The Metropolitan Police handbook, also intended to improve equal opportunities in the male dominated force, was welcomed by civil liberty and equal opportunity groups who hope it will be adopted by other forces and read by all ranks.
Focusing on Fair Treatment For All aims to tackle lack of knowledge and understanding about the capital's cultural diversity. It confronts all forms of discrimination, giving officers clear advice on, for example, how to address people with disabilities, the religious and cultural reasons why Rastafarians smoke cannabis, and why Aids is a problem for everyone.
Its no-nonsense text spells out that words such as 'Doris' and 'spade' to describe women or black people are always totally unacceptable, but it is also asks officers to examine, for example, the effect of constantly referring to female officers as 'girls'. It warns against the dangers of stereotyping.
It also gives a simple history of immigration and settlement, and of religious and cultural backgrounds, in order to help greater understanding and awareness. Highlighting that black people in a white-dominated culture are likely to have encountered much discrimination, it asks officers to question how they might feel coming from a similar background.
The Metropolitan Police is seeking to increase the number of women and those from ethnic minorities on its workforce. Currently, of the 28,000 officers, 3,758 are women and 570 from ethnic minorities. It is not known how many police are gay, because fear of prejudice means most chose not to reveal their homosexuality.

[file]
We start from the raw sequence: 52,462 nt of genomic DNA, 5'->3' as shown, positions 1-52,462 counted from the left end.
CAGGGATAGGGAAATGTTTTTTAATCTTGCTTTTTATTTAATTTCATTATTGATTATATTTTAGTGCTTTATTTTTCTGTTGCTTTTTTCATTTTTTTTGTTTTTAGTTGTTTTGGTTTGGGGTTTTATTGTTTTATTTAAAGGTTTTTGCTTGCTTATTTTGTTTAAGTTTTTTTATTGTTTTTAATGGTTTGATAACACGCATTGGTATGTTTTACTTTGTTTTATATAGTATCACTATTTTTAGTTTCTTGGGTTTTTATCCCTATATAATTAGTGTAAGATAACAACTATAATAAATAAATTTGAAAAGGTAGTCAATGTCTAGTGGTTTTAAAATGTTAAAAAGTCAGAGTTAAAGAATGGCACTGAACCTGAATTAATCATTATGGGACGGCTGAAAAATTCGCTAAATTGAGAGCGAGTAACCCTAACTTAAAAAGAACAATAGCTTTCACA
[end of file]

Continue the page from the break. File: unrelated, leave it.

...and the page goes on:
The Metropolitan Police hopes the 200-page manual - which was written by officers at the Recruit Training School at Hendon, and which took nearly a year to research and produce - will help wider recruitment as well as improve relationships with the public. There have been constant allegations, particularly of racism, within the force.
Dr Peter Sanders, chief executive of the Commission for Racial Equality, said yesterday: 'We are extremely impressed with this handbook, which clearly demonstrates that the Metropolitan Police service is taking the issue of equal opportunities very seriously.'
Chief Superintendent Colin Shew, head of the Recruit Training School, said: 'This document forms the cornerstone of our equal opportunities training.
'Officers leave Hendon to police a multicultural and richly varied society in London, and this handbook opens the door to many of the issues, people and problems they will face during their careers.'Reuse content